1963 Guild Tenor Guitar

 

Major guitar manufacturers were not averse to custom orders in the 1950s and 1960s, but Guild seems to have produced an unusually large number of instruments that don’t fit catalog specifications. Perhaps this was due to the Hoboken factory’s easy access from New York – it was a short ferry ride away from a thriving entertainment center, while Gibson’s location in Kalamazoo was relatively out of the way. Regardless of the reason, many unique Guild instruments were delivered both to celebrities like Merle Travis and Phil Lesh and to myriad players of more local renown.

In particular, a large number of Guild tenor guitars survive from the 1950s and 1960s, most of them built around standard electric archtop models and the occasional flat-top acoustic. The most commonly-seen Guild tenor was based on the M-75 Aristocrat, though tenor versions of the X-100, X-150, CE-100, M-65, F-20 and F-30 are known to exist. Guild actually mentioned tenor models in their catalogs in the late 1950s, but only for a brief period. Given that the tenor guitar was already something of an anachronism when the company was founded, its prodigious output of 4-stringers is remarkable. Perhaps the most famous example was the tenor CE-100 played by jazz and blues player Tiny Grimes late in his career.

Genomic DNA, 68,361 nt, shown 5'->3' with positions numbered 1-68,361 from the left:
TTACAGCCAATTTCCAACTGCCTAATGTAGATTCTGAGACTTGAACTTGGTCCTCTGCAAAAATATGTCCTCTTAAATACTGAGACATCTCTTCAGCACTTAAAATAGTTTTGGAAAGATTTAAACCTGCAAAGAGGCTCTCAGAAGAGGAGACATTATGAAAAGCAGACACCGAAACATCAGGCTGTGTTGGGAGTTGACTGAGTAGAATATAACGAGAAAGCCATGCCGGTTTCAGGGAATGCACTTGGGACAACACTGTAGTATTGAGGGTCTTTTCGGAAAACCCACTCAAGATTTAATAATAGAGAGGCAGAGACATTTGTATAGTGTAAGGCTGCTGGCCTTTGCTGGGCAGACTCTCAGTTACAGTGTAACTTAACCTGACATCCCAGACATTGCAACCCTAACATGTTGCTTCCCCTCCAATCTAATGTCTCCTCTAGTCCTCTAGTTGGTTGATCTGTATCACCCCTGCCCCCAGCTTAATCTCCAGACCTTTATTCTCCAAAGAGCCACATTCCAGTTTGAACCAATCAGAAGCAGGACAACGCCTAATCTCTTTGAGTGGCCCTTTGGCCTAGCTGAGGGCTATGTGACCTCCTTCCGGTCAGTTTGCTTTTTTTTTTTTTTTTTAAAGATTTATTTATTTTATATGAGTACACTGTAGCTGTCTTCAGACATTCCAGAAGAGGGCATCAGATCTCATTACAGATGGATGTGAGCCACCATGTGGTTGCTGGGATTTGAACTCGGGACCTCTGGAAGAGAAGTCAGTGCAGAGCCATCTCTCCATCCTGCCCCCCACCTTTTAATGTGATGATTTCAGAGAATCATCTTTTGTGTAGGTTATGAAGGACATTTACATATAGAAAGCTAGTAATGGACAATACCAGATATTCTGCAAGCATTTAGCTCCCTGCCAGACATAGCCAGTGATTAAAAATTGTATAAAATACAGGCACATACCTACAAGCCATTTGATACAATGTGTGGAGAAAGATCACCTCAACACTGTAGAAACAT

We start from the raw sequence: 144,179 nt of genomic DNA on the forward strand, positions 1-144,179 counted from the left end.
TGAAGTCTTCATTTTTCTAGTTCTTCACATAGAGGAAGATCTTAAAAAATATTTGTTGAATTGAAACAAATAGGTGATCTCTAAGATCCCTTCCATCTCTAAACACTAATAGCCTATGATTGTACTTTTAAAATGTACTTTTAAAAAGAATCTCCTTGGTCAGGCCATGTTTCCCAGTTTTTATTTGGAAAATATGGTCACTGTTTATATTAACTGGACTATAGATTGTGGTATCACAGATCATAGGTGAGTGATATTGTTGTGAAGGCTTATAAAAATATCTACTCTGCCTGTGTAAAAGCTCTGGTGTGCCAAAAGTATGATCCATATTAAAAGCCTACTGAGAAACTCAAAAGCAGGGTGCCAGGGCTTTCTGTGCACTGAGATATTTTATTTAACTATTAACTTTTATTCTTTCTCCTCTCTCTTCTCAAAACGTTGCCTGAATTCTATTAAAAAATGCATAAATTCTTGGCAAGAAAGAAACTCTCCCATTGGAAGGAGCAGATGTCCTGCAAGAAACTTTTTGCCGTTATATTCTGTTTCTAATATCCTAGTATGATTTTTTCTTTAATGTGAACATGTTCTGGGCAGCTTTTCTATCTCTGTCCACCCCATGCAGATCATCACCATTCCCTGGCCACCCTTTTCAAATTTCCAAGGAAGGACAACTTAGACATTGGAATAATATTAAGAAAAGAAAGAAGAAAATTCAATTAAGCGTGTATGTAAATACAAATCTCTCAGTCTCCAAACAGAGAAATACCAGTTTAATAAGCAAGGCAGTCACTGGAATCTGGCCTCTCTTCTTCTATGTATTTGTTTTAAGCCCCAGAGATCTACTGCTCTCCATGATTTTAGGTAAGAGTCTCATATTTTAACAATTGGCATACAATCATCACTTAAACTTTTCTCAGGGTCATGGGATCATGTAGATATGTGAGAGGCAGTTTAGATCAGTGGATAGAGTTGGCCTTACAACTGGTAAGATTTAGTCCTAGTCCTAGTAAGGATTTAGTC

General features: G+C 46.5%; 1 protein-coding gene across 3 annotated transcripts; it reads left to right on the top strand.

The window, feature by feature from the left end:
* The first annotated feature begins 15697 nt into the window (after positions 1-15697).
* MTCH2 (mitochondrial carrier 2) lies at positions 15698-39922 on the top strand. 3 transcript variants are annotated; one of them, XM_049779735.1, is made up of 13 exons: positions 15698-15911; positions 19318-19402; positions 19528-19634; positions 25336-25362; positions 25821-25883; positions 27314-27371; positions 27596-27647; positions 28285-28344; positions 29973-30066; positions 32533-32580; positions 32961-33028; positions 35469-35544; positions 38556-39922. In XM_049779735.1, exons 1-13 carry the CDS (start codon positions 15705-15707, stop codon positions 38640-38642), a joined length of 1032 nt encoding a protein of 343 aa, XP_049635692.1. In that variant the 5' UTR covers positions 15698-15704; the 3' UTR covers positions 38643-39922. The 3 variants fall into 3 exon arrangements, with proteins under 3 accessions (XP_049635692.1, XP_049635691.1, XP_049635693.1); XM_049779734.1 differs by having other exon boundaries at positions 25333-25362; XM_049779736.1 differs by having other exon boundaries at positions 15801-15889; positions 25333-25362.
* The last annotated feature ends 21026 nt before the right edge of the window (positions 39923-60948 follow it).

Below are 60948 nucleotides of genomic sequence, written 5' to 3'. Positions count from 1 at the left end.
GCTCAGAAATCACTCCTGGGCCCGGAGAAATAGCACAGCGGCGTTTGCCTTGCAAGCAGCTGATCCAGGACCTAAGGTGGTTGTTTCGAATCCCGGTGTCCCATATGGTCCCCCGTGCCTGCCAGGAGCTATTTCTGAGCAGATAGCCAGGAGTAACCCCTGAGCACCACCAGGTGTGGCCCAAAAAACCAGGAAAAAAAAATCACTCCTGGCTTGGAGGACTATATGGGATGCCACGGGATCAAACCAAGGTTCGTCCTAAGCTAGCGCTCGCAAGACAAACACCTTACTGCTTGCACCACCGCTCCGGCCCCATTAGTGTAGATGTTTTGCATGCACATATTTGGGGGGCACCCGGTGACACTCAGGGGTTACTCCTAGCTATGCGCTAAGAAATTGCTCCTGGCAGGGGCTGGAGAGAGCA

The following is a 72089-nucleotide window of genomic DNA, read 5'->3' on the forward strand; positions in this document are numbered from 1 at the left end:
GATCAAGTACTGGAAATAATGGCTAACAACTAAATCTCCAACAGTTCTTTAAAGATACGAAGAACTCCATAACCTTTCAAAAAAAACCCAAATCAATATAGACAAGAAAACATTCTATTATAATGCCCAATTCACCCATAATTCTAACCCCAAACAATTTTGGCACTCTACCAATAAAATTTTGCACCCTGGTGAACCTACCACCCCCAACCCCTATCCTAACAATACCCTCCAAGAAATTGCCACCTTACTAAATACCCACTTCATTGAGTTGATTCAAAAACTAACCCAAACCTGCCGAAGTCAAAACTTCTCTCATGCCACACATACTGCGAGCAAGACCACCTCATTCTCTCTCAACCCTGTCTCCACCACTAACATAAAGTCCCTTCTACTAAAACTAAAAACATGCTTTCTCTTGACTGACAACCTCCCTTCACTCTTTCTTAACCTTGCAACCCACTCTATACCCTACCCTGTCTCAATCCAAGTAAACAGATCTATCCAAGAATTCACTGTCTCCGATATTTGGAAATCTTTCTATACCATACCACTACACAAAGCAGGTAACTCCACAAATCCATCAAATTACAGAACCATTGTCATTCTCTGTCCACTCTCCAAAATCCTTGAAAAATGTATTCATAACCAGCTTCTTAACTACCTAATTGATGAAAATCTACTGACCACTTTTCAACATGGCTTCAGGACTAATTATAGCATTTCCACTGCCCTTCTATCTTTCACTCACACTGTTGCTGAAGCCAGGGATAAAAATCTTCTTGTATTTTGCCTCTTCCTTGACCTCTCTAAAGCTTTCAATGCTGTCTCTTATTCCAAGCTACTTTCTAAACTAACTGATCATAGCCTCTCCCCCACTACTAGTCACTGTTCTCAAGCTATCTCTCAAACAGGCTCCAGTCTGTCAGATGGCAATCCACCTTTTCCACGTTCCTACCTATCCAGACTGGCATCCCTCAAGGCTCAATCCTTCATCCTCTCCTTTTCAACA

This tenor is actually not based on a standard Guild model, though all its various features (save for the reduced number strings) can be found elsewhere in the 1963 Guild lineup. The thinline body is that of a Starfire II or III, and is similar to that of a T-100 except for the binding on the back. The block fret markers appear to derive from a CE-100. The pickups are unique 4-pole versions of Guild’s own single-coil units introduced the year this guitar was built and commonly found on solidbodies and cheaper archtops. The harp tailpiece is standard to most Guild archtops, as is the headstock veneer. Because of its mongrel nature, the label identifies it simply as a “Tenor Special”.

Most Guild tenor guitars have a scale of approximately 22.5”, similar to the scale used on the 6-string M-65¾. However, this guitar has a full 6-string scale of 24.75” – unusually long for a tenor, though too short to be called a plectrum guitar. The instrument is in remarkably clean condition, with all its original parts and barely any wear. It resides in the original case, originally designed for a Starfire or T-100.

 

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